I was born in a shack near a mosquito-infested canal. The first friends I made were mosquitoes. They are my bosom buddies and at a very young age I learnt how to spend my nights in their company. Their incessant drone sounds like music. It is the only form of music to which I have access.
There is plenty of water around me. Unlike the other water deprived slums, there is no dearth of it in my place. However it not the elixir of life. It was the very agent that poses a threat to my life. It is the breeding ground of different colourful insects, insects that gradually make their way into my intestines and make it their permanent abode. Needless to say, I am a very warm-hearted person. My doors are open to both man and insects alike.
The first lesson that life taught me was not to harbour any dreams. None. Never. It is easier. Less painful. One does not have to bear the agony of watching dreams being shred into little pieces which is later fed to the overlords of the world to satisfy their insatiable greed. Even if I commit the blunder of visualizing a better future, the anguish of those around prompts me to kill my dreams before it is too late; before they ripenen and become sweet enough to covet. Mine is an area where people defecate and urinate their dreams and it is the stench of these decaying dreams that fills up the entire atmosphere.
I still live here with my bosom buddies, surrounded by filth and squalor. I still breathe the air that carries with it the stink of murdered dreams. However, somewhere in my heart there is a tiny light that makes me hope that one day these dreams will be resurrected.
The more one tries to deconstruct the psyche of mankind, the more one is likely to get confused. Our brain is like a maze with myriad streets, lanes and by-lanes. We try to analyse it, decode it, try to present it in a form that is best suited to us. But in reality all we end up doing is exposing ourselves to a lot more questions than we can actually handle. It like a fabric where our thoughts have been intricately woven, too minute for us to see, to complex for us to understand. Ever since man has set foot on this planet, he has been trying to unravel the mysteries; trying to get to the core of the onion by peeling its layers one by one. Scientists and astronauts have left no stones unturned to convert the entire universe into a question and answer guide wherein each phenomenon occurring from the conception of a child to his death should be explained. Precisely. Lucidly. Unambiguously. However when it comes to the human brain, the very object that is instrumental in helping us find answers to all our questions, I am afraid to say that our scientists have failed miserably. It is a lot more easier to sit in a spacecraft and go on an alien hunt in the outer space than to delve into the human mind, swim in a sea of thoughts, look for the hidden treasure and then emerge victorious.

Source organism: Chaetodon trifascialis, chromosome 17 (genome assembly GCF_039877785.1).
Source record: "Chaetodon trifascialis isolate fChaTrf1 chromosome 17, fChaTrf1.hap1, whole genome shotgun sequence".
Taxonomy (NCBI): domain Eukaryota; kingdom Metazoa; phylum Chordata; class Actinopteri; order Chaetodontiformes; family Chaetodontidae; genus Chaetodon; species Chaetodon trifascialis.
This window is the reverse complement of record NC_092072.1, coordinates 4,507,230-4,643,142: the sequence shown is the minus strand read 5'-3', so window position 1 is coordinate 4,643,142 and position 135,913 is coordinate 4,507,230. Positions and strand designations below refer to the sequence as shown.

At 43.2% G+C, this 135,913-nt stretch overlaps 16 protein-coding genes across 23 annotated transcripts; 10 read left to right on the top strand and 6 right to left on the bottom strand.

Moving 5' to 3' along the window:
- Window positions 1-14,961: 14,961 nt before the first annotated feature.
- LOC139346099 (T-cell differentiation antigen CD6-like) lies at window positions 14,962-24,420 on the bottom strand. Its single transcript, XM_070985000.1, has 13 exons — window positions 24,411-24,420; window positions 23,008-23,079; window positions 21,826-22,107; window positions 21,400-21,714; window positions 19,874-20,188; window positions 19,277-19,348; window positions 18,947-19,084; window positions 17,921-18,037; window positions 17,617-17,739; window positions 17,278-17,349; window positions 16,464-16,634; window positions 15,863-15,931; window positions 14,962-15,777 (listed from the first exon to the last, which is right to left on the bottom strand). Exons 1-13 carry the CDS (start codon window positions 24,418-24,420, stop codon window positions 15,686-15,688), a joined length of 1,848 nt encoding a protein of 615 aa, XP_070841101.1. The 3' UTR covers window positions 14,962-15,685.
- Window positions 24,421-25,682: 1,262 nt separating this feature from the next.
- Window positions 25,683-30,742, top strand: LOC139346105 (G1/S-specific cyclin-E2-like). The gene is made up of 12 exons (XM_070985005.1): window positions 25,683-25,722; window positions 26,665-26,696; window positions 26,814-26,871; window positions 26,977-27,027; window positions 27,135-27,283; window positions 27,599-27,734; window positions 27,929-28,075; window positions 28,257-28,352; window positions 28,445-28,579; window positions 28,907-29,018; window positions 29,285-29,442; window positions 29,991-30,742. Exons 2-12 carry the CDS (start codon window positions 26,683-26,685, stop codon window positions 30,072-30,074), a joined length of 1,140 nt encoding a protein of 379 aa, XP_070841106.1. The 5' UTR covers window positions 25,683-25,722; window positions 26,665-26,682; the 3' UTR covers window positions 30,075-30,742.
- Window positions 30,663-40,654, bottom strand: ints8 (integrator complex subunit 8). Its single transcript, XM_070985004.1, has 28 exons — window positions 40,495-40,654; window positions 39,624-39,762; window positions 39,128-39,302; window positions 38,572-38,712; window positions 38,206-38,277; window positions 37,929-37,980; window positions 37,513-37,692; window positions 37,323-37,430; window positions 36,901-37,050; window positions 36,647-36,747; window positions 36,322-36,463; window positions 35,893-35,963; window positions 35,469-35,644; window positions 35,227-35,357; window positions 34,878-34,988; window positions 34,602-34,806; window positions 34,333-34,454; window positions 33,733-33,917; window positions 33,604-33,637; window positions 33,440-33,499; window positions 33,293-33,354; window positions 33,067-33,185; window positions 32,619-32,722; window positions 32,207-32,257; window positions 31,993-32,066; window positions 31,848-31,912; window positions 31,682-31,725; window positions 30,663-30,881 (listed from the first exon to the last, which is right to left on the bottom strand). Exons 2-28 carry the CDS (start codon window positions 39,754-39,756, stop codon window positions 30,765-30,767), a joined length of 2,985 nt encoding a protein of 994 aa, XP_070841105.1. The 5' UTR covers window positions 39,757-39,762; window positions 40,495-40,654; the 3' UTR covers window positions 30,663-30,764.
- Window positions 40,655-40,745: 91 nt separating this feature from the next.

If the human brain were so simple that we could understand it, we would be so simple that we couldn’t. ~ Emerson M. Pugh
I am no psychiatrist but these questions visit me from time to time, like guests, and force me to think. Of late I have been thinking a lot about memories. What are they? Why do we have them? Why do some memories follow us everywhere like our shadow while others slip away from our mind like sand grains from a clenched fist? How does the same mind conceive the darkest and the most pleasurable thoughts, both at the same time? I guess these are questions that can’t be answered.
My memories and I have a very special relationship. We nurture each other. In each other’s company we revive, rejoice. They are like precious gemstones that are embedded in my mind; like messengers from the past who ensure that important things are not forgotten. They are my companions during boring meetings and sleepless nights.
Every man’s memory is his private literature. ~Aldous Huxle
There are certain things about memories I cannot explain. Why are there certain memories that are imprinted in my mind in indelible ink. They cannot be erased. I know that for sure. And these are not always important things. Tiny, insignificant fragments of my life – the image of my mother preparing breakfast for me, the moment when my father castigated me for breaking my brother’s toys, the day when I bit my cousin. These are not very special occurrences. My mother prepares breakfast for me every day and I have broken my brother’s toys on several occasions. However only a few of these occasions have been allotted a place in my mind. The rest have been conveniently discarded.
Memory is a child walking along a seashore. You never can tell what small pebble it will pick up and store away among its treasured things. ~Pierce Harris, Atlanta Journal
We have always taken our memories for granted. They have always been there with us be it rain or sunshine. It is money, power, property that we worry about. What will happen if I lose my job? What will happen if I don’t earn enough money to lead a good life? How often do we think of a scenario when our memories just fly away. Like birds that have been freed from their cage. What would follow after that? Null? Void? Our inevitable end? Just think about it.
Everybody needs his memories. They keep the wolf of insignificance from the door. ~Saul Bellow
Needless to say that our mind is a powerful instrument and we often make the mistake of underestimating its potential. It can take us to places where we have not been before. It can make us ecstatic and also drive us insane. It can inflict pain and also act as a healer. It can make us life and also force us to die. Each and every action that we take has its roots in our mind. Each and every breath that we breathe to live originates from here, each and every dream that we dream resides over here. Someone has rightly said “It’s all in the mind” And is our memory that ensures that our life is lived; that dreams are realized.